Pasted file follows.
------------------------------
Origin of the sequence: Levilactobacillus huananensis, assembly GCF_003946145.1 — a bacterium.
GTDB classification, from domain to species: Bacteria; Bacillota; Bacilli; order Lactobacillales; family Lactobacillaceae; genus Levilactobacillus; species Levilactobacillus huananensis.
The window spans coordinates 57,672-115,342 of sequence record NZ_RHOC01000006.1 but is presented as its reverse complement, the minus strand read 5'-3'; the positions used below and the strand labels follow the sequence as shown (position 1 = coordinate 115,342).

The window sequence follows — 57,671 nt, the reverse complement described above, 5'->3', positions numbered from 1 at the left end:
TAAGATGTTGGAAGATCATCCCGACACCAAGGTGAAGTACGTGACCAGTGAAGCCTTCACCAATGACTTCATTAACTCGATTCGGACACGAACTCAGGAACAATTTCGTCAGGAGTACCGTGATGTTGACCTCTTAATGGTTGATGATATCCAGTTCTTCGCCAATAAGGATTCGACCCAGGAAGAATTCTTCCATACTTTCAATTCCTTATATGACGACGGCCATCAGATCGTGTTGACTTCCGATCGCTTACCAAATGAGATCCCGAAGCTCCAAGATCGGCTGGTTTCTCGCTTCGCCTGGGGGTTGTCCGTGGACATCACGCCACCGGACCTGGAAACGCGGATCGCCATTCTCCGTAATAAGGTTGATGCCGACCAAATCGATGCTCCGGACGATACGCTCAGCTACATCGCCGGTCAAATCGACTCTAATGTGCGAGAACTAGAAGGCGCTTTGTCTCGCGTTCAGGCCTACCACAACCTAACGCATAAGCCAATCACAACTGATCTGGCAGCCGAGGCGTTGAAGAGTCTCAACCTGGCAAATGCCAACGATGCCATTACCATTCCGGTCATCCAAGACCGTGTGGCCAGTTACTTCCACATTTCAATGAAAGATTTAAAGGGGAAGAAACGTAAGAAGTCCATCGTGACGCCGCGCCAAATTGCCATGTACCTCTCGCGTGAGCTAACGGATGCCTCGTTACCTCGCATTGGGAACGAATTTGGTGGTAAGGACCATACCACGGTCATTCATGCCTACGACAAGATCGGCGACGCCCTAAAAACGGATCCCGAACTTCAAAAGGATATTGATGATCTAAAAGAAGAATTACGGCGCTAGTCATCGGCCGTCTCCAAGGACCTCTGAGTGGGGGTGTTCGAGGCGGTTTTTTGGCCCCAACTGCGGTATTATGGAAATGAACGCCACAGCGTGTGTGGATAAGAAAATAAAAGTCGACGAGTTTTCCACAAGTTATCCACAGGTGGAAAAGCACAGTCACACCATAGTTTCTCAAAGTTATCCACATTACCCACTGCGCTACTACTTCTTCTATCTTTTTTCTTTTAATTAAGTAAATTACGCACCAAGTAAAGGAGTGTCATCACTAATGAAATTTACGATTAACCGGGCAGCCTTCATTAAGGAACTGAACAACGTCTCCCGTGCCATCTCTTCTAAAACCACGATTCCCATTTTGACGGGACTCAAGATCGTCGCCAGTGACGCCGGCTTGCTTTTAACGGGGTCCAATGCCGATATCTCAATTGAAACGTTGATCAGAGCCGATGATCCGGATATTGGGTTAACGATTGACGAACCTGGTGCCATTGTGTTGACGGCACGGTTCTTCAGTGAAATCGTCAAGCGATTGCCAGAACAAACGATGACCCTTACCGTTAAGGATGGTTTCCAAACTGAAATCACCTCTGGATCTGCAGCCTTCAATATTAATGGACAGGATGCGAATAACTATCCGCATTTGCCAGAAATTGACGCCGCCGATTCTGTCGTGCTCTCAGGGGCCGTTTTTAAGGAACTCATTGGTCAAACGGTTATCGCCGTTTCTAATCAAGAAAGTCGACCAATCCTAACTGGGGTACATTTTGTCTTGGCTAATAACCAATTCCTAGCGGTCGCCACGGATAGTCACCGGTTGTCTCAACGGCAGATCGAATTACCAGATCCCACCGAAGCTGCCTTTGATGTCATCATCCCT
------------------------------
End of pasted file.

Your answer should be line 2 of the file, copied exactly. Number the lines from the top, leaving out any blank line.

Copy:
GTDB classification, from domain to species: Bacteria; Bacillota; Bacilli; order Lactobacillales; family Lactobacillaceae; genus Levilactobacillus; species Levilactobacillus huananensis.